Despite its lack of accolades, Armando Iannucci's The Personal History of David Copperfield feels like a watershed moment for period films. Iannucci's choice to employ colour-blind casting, bolstered by a series like saucy Netflix drama Bridgerton, have shown that ignoring the trappings of white-centric casting can breath new life into a genre that felt destined to be confined to Sunday ITV television. Emma Holly Jones' Mr Malcolm's List is a delight from start to finish in this regard. Ignoring the need for white-only casts, her star studded romantic comedy offers some of the juiciest roles to date for some of the UK's best actors.
Suzanne Allain adapts her Jane Austen-esc novel about a wealthy bachelor who leaves a trail of broken hearts in his wake thanks to his list of requirements for a bride. Into this comes Julia who convinces her childhood friend Selina to woo Malcolm and then break his heart.
The story is timeless. This sort of farcical plotting could be at home in a Shakespearian comedy or in a mid-00s Lindsay Lohan vehicle. It works because the comedy is very funny, from sly post-modern jokes, to laugh-out-loud physical comedy to the romantic comedy trappings that underline most of what made British Cinema work in the 90s.
As the titular character, rising actor Sope Dìrísù shows off the kind of Mr Darcy charm that is bound to get him noticed. Not forgetting, the past few years his work across several genres – Humans, His House, Gangs of London – have also set him out as the best bet for the next Bond. Here he has just the right amount of arrogance to be aloof but also likeable.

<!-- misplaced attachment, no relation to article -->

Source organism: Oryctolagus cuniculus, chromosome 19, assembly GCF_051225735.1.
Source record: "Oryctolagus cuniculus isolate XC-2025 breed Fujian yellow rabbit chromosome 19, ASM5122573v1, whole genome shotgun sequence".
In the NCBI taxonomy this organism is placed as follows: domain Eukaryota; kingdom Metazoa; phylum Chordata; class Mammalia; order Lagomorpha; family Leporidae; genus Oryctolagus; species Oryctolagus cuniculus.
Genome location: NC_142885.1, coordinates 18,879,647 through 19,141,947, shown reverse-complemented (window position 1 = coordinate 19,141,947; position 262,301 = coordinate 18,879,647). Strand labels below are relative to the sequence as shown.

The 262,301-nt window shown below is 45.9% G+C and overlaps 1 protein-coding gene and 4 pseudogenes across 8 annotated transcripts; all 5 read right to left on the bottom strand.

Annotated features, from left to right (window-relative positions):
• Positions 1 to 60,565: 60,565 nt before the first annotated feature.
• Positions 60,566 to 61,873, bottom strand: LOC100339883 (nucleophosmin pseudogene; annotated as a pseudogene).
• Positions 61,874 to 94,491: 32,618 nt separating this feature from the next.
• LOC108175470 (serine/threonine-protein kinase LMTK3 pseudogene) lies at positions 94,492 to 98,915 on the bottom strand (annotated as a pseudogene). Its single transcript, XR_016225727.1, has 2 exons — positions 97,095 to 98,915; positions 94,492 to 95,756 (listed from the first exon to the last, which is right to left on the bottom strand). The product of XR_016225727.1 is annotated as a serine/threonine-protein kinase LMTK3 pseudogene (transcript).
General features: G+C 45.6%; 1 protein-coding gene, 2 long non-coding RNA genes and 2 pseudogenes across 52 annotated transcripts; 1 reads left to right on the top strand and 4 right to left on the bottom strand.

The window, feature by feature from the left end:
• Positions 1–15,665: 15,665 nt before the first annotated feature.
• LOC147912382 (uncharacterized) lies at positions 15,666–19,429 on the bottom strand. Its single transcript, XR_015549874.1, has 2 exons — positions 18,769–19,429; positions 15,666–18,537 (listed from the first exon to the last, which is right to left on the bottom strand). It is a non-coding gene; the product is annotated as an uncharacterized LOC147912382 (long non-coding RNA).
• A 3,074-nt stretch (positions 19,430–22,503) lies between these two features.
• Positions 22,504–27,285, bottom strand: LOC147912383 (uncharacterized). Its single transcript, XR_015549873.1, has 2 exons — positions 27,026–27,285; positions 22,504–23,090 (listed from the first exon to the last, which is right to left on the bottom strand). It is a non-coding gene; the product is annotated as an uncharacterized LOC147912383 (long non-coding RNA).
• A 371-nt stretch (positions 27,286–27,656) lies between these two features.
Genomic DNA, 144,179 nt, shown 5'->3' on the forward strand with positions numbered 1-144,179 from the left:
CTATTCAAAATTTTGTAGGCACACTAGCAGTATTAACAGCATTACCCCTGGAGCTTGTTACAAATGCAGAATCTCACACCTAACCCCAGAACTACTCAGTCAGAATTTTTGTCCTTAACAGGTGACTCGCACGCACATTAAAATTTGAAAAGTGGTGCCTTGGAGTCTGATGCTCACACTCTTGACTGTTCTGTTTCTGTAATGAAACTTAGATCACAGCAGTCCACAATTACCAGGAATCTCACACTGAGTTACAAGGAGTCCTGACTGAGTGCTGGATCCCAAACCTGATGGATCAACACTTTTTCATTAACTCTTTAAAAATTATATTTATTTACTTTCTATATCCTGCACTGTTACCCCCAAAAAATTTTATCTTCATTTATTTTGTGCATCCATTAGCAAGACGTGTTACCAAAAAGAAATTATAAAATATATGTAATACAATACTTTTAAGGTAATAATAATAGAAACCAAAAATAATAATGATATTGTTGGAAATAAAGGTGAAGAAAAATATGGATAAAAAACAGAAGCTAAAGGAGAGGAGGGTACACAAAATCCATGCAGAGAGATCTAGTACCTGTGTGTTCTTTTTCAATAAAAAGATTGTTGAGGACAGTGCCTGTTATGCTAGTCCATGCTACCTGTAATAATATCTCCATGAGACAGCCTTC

The film offers Zawe Ashton her most interesting role since Carole Morley's Dreams of a Life ten years ago. While she's always been reliable and good, she's never been this mix of witty, brittle, difficult and funny and her scenes with Freida Pinto work brilliantly. Both women carry the film with their different personalities and outlooks.
It's actually The Invisible Man himself Oliver Jackson-Cohen who feels like the biggest revelation. Having come from three massive horror projects showing his tortured, often dark nature, it's a joy to see him play Ashton's cousin in the film, a lord with more than a little silliness about him and an aversion to horses. He brings the film's biggest laughs and carries the more plot heavy moments with a knack for looking at someone and eliciting a laugh.
Jones is often happy to let her camera sit and watch the actors. Overly editing isn't her concern, it's to fill the frame with the actors and let the scene play out and when that happens it makes the film all the more enjoyable. It's cliched for sure, but it's the sort of film that many will return to for comfort and will be discovered over and over. A truly delightful diversion.
Mr Malcolm's List will be released in UK cinemas nationwide from Friday 26th August 2022